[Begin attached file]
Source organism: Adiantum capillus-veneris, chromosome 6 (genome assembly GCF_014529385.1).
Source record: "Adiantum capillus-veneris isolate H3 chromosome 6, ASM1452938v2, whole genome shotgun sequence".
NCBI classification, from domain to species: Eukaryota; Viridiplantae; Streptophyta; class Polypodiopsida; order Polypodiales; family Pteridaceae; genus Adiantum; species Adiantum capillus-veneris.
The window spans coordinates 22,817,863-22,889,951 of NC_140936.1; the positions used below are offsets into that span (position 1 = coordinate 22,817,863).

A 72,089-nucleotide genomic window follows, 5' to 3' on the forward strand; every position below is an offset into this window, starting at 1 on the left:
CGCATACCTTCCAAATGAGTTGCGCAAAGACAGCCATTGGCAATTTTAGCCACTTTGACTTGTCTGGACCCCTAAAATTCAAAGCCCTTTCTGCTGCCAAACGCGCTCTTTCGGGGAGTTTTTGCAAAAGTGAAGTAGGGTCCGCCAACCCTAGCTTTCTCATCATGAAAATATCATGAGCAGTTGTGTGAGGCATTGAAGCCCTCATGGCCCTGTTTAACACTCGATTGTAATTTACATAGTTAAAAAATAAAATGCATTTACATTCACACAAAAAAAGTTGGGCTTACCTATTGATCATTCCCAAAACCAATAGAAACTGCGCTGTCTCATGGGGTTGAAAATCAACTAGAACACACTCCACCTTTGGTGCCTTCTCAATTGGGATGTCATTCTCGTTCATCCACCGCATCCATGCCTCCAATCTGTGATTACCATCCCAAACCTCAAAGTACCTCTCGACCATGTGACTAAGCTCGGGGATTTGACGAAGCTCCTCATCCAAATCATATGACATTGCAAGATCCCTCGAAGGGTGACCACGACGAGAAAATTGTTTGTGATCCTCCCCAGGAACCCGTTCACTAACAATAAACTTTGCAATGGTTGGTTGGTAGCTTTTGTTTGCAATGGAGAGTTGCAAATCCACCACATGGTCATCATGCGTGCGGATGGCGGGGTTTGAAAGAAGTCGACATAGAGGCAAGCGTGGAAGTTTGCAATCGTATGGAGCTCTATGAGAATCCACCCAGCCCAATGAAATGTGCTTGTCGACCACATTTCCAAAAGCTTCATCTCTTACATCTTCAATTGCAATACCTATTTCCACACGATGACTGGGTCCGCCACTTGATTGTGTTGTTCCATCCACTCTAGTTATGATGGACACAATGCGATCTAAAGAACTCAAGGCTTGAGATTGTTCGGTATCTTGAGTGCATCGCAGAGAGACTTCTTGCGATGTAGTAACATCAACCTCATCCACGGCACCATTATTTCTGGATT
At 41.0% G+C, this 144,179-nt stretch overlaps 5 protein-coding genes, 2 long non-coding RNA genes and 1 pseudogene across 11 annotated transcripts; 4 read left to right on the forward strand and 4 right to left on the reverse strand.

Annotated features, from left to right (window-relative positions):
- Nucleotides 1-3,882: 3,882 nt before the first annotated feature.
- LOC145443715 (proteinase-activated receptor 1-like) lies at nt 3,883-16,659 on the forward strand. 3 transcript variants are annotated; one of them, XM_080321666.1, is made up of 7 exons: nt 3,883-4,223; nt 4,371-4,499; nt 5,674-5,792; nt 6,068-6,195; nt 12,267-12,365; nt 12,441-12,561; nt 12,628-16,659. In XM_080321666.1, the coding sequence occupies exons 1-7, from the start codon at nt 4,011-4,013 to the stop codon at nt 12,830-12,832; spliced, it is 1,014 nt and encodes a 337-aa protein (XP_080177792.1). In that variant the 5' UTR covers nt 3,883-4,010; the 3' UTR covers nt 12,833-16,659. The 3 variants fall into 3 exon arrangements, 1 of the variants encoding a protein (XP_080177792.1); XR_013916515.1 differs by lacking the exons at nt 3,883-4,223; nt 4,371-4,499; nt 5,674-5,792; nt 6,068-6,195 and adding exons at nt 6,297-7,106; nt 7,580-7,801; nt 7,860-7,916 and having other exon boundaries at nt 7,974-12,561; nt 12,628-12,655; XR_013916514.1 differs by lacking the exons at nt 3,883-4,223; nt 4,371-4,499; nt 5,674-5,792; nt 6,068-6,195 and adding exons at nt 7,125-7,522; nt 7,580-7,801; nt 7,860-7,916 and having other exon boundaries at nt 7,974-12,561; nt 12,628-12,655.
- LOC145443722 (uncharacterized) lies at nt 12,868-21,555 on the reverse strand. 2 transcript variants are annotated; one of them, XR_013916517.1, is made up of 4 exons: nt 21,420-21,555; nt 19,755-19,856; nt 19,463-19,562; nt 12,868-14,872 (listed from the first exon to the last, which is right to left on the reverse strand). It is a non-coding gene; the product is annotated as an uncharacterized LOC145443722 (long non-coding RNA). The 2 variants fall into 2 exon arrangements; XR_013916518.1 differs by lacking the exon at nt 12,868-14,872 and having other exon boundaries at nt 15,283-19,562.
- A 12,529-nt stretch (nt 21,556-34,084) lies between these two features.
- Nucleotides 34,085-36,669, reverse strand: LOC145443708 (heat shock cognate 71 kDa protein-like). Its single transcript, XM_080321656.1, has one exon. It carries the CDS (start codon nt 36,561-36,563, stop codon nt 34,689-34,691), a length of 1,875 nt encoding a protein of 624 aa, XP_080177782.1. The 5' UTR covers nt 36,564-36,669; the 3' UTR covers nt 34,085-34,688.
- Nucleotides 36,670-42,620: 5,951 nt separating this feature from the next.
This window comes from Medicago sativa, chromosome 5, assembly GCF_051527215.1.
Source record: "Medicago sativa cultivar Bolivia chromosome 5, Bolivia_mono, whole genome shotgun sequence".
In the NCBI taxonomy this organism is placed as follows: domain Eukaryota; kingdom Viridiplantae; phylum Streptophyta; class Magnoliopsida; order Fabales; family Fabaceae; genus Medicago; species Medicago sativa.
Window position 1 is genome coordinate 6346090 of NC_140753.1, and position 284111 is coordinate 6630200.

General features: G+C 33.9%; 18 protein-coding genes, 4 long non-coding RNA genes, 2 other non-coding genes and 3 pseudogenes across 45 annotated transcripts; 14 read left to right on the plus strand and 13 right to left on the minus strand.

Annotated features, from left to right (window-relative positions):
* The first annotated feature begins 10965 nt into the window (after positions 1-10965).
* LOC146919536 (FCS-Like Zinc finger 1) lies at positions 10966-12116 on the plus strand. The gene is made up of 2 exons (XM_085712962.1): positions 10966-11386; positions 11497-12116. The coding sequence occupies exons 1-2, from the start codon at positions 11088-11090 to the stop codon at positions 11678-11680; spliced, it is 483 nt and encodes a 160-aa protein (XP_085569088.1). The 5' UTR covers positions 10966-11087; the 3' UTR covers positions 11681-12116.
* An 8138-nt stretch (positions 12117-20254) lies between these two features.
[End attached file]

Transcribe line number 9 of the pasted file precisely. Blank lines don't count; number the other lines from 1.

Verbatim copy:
- Nucleotides 1-3,882: 3,882 nt before the first annotated feature.